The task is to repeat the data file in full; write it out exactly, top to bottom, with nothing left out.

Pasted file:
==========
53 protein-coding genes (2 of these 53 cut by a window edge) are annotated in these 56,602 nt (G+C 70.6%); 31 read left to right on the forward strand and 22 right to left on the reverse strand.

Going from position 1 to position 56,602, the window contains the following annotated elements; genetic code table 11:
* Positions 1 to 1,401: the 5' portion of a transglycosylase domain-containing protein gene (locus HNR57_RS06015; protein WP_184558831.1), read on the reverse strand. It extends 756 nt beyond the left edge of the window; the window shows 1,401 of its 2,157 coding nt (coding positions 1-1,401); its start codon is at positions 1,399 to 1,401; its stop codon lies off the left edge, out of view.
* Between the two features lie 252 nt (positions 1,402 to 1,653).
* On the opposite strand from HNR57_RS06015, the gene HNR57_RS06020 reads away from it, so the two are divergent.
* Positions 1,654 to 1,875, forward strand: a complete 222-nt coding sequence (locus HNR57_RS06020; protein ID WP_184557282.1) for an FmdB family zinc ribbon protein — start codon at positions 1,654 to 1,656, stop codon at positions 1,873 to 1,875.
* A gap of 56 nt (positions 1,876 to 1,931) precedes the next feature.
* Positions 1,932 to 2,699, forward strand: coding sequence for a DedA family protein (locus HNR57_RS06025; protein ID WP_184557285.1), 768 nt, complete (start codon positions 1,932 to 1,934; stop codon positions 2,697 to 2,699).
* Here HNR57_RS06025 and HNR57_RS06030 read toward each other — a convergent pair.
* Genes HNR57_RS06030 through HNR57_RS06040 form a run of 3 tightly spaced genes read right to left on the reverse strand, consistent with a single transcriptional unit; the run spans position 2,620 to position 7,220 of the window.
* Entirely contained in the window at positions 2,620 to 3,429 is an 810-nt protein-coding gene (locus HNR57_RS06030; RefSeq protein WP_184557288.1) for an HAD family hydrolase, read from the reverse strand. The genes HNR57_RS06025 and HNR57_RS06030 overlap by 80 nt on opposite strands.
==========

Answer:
53 protein-coding genes (2 of these 53 cut by a window edge) are annotated in these 56,602 nt (G+C 70.6%); 31 read left to right on the forward strand and 22 right to left on the reverse strand.

Going from position 1 to position 56,602, the window contains the following annotated elements; genetic code table 11:
* Positions 1 to 1,401: the 5' portion of a transglycosylase domain-containing protein gene (locus HNR57_RS06015; protein WP_184558831.1), read on the reverse strand. It extends 756 nt beyond the left edge of the window; the window shows 1,401 of its 2,157 coding nt (coding positions 1-1,401); its start codon is at positions 1,399 to 1,401; its stop codon lies off the left edge, out of view.
* Between the two features lie 252 nt (positions 1,402 to 1,653).
* On the opposite strand from HNR57_RS06015, the gene HNR57_RS06020 reads away from it, so the two are divergent.
* Positions 1,654 to 1,875, forward strand: a complete 222-nt coding sequence (locus HNR57_RS06020; protein ID WP_184557282.1) for an FmdB family zinc ribbon protein — start codon at positions 1,654 to 1,656, stop codon at positions 1,873 to 1,875.
* A gap of 56 nt (positions 1,876 to 1,931) precedes the next feature.
* Positions 1,932 to 2,699, forward strand: coding sequence for a DedA family protein (locus HNR57_RS06025; protein ID WP_184557285.1), 768 nt, complete (start codon positions 1,932 to 1,934; stop codon positions 2,697 to 2,699).
* Here HNR57_RS06025 and HNR57_RS06030 read toward each other — a convergent pair.
* Genes HNR57_RS06030 through HNR57_RS06040 form a run of 3 tightly spaced genes read right to left on the reverse strand, consistent with a single transcriptional unit; the run spans position 2,620 to position 7,220 of the window.
* Entirely contained in the window at positions 2,620 to 3,429 is an 810-nt protein-coding gene (locus HNR57_RS06030; RefSeq protein WP_184557288.1) for an HAD family hydrolase, read from the reverse strand. The genes HNR57_RS06025 and HNR57_RS06030 overlap by 80 nt on opposite strands.